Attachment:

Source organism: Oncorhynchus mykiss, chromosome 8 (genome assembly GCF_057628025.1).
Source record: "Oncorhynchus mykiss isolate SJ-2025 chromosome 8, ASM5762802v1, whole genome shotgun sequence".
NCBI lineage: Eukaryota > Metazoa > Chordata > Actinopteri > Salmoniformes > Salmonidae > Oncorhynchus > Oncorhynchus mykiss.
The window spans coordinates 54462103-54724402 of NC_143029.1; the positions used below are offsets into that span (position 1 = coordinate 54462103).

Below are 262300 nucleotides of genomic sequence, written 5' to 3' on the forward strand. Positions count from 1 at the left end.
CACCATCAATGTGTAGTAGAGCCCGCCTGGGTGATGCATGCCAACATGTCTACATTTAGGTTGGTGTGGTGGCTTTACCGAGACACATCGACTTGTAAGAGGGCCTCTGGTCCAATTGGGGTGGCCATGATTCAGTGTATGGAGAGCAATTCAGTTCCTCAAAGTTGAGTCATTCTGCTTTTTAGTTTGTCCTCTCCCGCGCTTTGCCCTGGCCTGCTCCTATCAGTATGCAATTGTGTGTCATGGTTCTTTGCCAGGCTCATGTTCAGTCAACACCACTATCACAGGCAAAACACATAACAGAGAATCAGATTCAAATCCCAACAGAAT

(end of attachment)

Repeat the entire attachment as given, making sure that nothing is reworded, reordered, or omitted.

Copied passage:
Source organism: Oncorhynchus mykiss, chromosome 8 (genome assembly GCF_057628025.1).
Source record: "Oncorhynchus mykiss isolate SJ-2025 chromosome 8, ASM5762802v1, whole genome shotgun sequence".
NCBI lineage: Eukaryota > Metazoa > Chordata > Actinopteri > Salmoniformes > Salmonidae > Oncorhynchus > Oncorhynchus mykiss.
The window spans coordinates 54462103-54724402 of NC_143029.1; the positions used below are offsets into that span (position 1 = coordinate 54462103).

Below are 262300 nucleotides of genomic sequence, written 5' to 3' on the forward strand. Positions count from 1 at the left end.
CACCATCAATGTGTAGTAGAGCCCGCCTGGGTGATGCATGCCAACATGTCTACATTTAGGTTGGTGTGGTGGCTTTACCGAGACACATCGACTTGTAAGAGGGCCTCTGGTCCAATTGGGGTGGCCATGATTCAGTGTATGGAGAGCAATTCAGTTCCTCAAAGTTGAGTCATTCTGCTTTTTAGTTTGTCCTCTCCCGCGCTTTGCCCTGGCCTGCTCCTATCAGTATGCAATTGTGTGTCATGGTTCTTTGCCAGGCTCATGTTCAGTCAACACCACTATCACAGGCAAAACACATAACAGAGAATCAGATTCAAATCCCAACAGAAT